Amputation cases among troops hit post-9/11 high in 2011
By CHRIS CARROLL | STARS AND STRIPES Published: February 9, 2012
WASHINGTON — More U.S. troops lost limbs in 2011 than in any previous year of fighting since the 9/11 attacks, recently published Pentagon data shows.
The grisly toll, 240 cases of deployed troops with at least one arm or leg amputated, appears to mainly reflect the ongoing troop surge in Afghanistan, along with an increased emphasis on foot patrols in areas where insurgents are active.
Amputation cases were up from 196 in 2010 and exceeded the previous high of 205 during the 2007 Iraq surge, according to figures published this month by the Armed Forces Health Surveillance Center. The Marine Corps was hit hardest by far, with 129 Marines suffering amputations in 2011. The Army, which has more troops in the country, had 100 amputation cases. Six sailors and five airmen also lost limbs.
But there’s a flip side to the grim statistics, officials say. The rising numbers are also believed to reflect recent advances in battlefield first aid, medical treatment and protective gear that make the current conflict “the most survivable war in the history of combat,” according to Adm. William Gortney, director of the Pentagon’s Joint Staff, speaking Jan. 31 at the Military Health System Conference in Washington.
In previous wars, or even several years earlier in the current one, some of the amputation cases would likely have been battlefield fatalities, said Col. Jonathan Jaffin, chief of the Army Surgeon General’s Dismounted Complex Blast Injury Task Force. From 2010 to 2011, though amputations increased, total U.S. troop deaths in from combat fell to 368 from 437, according to the Defense Manpower Data Center.
“These are grievous injuries, yes, but when you see them back here with their families having survived, these guys are all grateful to be alive,” Jaffin said.
The task force also found an increase in severe injuries in recent years. It sounds bad, Jaffin said, but actually means that troops are surviving worse injuries than before. Better and more widely distributed protective gear, including groin-protecting armor that many troops began receiving in 2011, are helping stop injuries to vital organs that previously could have proved fatal, Jaffin said.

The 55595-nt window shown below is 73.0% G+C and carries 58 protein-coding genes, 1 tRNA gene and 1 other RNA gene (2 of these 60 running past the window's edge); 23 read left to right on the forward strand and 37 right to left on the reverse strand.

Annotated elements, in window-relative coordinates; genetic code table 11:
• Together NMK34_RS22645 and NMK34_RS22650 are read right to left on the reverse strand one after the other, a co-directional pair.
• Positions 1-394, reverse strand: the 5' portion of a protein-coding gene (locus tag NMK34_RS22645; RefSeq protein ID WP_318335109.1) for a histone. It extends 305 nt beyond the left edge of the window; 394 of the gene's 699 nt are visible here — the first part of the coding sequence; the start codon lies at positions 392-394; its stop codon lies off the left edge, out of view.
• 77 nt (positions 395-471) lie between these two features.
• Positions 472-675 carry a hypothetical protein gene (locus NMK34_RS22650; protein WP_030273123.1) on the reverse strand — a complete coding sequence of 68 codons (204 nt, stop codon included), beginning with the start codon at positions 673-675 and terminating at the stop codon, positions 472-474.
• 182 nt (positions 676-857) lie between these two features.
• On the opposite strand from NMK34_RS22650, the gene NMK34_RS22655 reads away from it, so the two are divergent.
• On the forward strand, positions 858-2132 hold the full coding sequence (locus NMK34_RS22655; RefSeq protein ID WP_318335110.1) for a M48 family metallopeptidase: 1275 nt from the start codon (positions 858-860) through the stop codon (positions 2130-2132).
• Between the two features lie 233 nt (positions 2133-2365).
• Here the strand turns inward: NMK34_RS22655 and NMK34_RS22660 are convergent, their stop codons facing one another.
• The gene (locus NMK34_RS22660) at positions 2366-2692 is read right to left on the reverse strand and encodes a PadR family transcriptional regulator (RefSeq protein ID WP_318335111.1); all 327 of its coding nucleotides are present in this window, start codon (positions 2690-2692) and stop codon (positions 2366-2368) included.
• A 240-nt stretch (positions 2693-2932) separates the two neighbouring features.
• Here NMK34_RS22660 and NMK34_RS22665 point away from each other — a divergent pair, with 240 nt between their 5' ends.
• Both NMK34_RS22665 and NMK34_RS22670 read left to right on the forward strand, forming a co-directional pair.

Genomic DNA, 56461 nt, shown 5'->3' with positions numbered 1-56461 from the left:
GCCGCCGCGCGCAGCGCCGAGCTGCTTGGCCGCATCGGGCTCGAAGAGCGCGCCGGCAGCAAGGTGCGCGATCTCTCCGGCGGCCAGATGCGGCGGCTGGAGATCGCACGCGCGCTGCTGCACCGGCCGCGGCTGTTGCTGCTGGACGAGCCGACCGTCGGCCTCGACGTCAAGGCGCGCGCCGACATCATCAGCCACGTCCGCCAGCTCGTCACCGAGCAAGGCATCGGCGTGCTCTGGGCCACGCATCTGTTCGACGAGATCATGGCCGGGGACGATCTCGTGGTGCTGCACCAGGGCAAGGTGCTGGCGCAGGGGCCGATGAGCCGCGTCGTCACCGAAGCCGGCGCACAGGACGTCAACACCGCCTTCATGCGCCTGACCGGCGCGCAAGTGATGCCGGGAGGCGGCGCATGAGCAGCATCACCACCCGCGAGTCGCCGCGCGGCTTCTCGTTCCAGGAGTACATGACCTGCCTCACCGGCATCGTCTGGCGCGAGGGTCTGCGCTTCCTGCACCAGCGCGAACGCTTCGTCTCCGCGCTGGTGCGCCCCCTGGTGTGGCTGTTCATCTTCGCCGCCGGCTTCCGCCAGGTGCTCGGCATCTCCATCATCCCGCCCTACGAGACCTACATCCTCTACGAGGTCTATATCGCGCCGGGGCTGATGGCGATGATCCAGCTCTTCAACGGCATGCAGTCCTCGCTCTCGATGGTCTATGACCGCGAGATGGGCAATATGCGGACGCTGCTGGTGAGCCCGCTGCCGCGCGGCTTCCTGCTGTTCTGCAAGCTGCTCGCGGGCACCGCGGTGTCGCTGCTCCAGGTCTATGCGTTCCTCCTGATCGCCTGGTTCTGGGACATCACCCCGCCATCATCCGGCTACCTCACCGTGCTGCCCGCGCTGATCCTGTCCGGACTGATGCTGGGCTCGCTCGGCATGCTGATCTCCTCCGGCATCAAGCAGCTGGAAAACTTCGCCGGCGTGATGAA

First-aid knowledge among the rank and file has increased, and ground troops in Afghanistan now carry tourniquets they are trained to use if a limb is severed, he said.
“We’ve heard anecdotally that some of the guys are going out on patrol with tourniquets already in place, so if they get hurt, all you have to do is pull them taut,” Jaffin said.
Once injured troops reach the hospital, the level of care that’s evolved over a decade of war is world-class, said a Navy doctor who served in Afghanistan.
“I could accurately say it’s the most effective trauma system on the planet,” said Navy Capt. Mike McCarten, who in 2010 and 2011 commanded a NATO Role 3 hospital in Kandahar, one of three in the country with a full spectrum of medical care.
Improvised explosive devices caused the majority of amputations McCarten saw at the hospital, he said. Roughly half of the injured troops had a limb or limbs blown off in the field, and the rest arrived with arms and legs too mangled to save.
“It was at least several times weekly, and at some points it was several times daily,” he said.
Survivability has increased because the U.S. military has been closely monitoring and studying medical outcomes throughout the current wars, and the lessons learned are being put into use. Perhaps the most effective lesson learned was the importance of first aid, he said.
“The work being done at the Role 3 hospitals is magnificent, but really a lot of credit for that survival goes to medics and hospital corpsmen on the battlefield,” McCarten said. “[Injured troops] would come to us with two or three tourniquets on two or three amputated limbs, and they actually didn’t have bad blood pressure because of the care they received in the field.”